Dr. Gordon Chiu, president, chief technology officer, director and founding partner at Grafoid, recently gave a TEDx Talk on the opportunities presented by graphene. Watch the talk here, then read on for a Q&A with Dr. Chiu.
When Graphite Investing News (GIN) last checked in with Dr. Gordon Chiu, president, chief technology officer, director and founding partner at Grafoid, a graphene research, development and investment company, he had just returned from this year’s Graphene World Summit.
Since then he’s kept busy, in part by giving a TEDx Talk on graphene. In it, he touches on the material’s properties, the opportunities it presents and what it will take to unlock them.
Watch the TEDx Talk below, then read on for a Q&A with Dr. Chiu.
GIN: In your TEDx Talk, you mention that graphene is not yet economically feasible, and thus there are no noteworthy commercial applications. But you’re also very optimistic that those issues can be resolved. Why are you so optimistic?
Dr. Chiu: Because of the fact that it’s such an important material — there is no other two-dimensional carbon material. And governments collectively — not even just one government — have made it their mandate to develop it. Developed countries, multiple governments have collectively been working together to motivate individuals to create an industry and also to motivate existing industries to explore graphene. We have an incredible tailwind.
If you look at solar power, lithium batteries and other industries that have gotten a lot of attention from governments, you will see incredible opportunities for things that were once unimaginable. But they’ve been around for a long time — solar energy has been around for over 10 years, lithium batteries have been around since the 1980s. Graphene has received 10 times the attention they have in an incredibly short amount of time; it’s been around only one decade.
That’s why this is just the beginning of scratching the surface — maybe even just peering into the surface, not even scratching it. This could absolutely be the beginning of something very exciting.
GIN: Your talk also includes a really good example of a tangible way that graphene can benefit regular people: lighter cars = cost savings = better economy. Do you have any other examples of how it can benefit people in their everyday lives?
Dr. Chiu: Given the limited amount of time, I couldn’t go into examples such as buildings that are resilient to earthquakes, or the ability to use graphene for medicine. For example, people with diabetes have to prick their finger every time they check their blood sugar. Nobody really likes that. But imagine if we could use graphene to make new devices that have better detection without having to be so invasive.
GIN: Do you find that people have more of an interest in graphene when you talk about those everyday types of benefits rather than its more futuristic applications?
Dr. Chiu: Ever since the last global recession people have become damaged, shell shocked. We’re in a deflationary environment, and most people say, “well I already have lots of things in my life. What does this really do for me, and how does it do it differently?” They need to see something practical. They want to know that something like this has some benefit to their lives.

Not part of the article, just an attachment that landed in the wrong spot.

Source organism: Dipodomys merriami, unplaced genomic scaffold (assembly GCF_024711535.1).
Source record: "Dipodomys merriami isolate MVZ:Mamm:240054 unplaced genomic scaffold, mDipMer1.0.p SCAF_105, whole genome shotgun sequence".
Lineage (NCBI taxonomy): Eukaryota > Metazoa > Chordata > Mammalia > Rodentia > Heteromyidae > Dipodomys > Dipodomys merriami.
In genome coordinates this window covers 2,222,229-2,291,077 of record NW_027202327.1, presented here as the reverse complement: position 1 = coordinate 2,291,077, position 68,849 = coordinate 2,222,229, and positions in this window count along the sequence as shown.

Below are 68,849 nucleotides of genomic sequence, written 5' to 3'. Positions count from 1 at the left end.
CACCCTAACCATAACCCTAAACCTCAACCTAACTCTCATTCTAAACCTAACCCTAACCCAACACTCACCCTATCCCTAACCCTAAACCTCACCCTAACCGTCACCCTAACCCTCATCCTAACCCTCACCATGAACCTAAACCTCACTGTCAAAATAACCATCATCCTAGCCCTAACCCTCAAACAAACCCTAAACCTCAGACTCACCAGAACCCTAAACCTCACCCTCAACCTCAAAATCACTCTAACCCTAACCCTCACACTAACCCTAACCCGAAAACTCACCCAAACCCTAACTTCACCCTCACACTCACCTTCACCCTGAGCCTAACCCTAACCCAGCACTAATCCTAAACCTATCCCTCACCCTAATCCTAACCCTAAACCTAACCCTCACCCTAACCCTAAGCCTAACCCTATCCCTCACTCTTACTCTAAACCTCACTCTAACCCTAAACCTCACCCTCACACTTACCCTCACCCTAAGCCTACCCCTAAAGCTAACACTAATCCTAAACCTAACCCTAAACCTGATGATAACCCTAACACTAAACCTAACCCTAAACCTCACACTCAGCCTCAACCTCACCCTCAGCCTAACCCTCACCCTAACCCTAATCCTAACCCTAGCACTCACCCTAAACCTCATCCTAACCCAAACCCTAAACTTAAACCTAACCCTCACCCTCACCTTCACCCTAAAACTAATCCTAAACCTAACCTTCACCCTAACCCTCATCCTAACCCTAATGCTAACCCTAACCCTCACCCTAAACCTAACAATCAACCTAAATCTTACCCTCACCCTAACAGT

The whole deflationary thing is also a level of exhaustion. People who become exhausted just say, “well, I’m going to just sit around and wait and not pursue anything. It could be great, but what if it’s not?” The “what if it’s not” has become louder ever since the global recession — people have given up.
But when you tell them about the possibilities, when you actually paint the relevance for them — that they could have the benefits now — they actually embrace the possibilities. They want to see this in their lifetime. Events like the TEDx Talk are catalysts because they reach out to people who are in defensive, protective modes and show them the possibilities.
GIN: On a less positive note, it sounds like one of the problems you see with graphene is that people are looking at it with perspectives that are rooted in the past. Why is that an issue?
Dr. Chiu: Frankly, doing so isn’t compatible with such a futuristic material. This is a major headwind — most people would rather just keep trying old ways because their background and schooling is ingrained with past methodologies.
GIN: Finally, a big part of your philosophy seems to be working with others to develop graphene. Any new partnerships coming up that you can talk about or current ones you’re excited about?
Dr. Chiu: I have a partnership that’s coming about in the building and construction area. It could have a wide-ranging impact — the possibility of putting graphene into something that’s not plastic, but is a building material, is very exciting. The partnership has not been announced yet, so I can only speak in generalities, but it is with a very big partner — so big that if it is successful you will see the products we make at the Home Depots, the Lowe’s stores where people can actually use them. It’s an incredible possibility and it’s moving along quite nicely.
Securities Disclosure: I, Charlotte McLeod, hold no direct investment interest in any company mentioned in this article.
Editorial Disclosure: Grafoid is a client of the Investing News Network. This article is not paid-for content.
Interviews conducted by the Investing News Network are edited for clarity. The Investing News Network does not guarantee the accuracy or thoroughness of the information reported. The opinions expressed in these interviews do not reflect the opinions of the Investing News Network and do not constitute investment advice. All readers are encouraged to perform their own due diligence.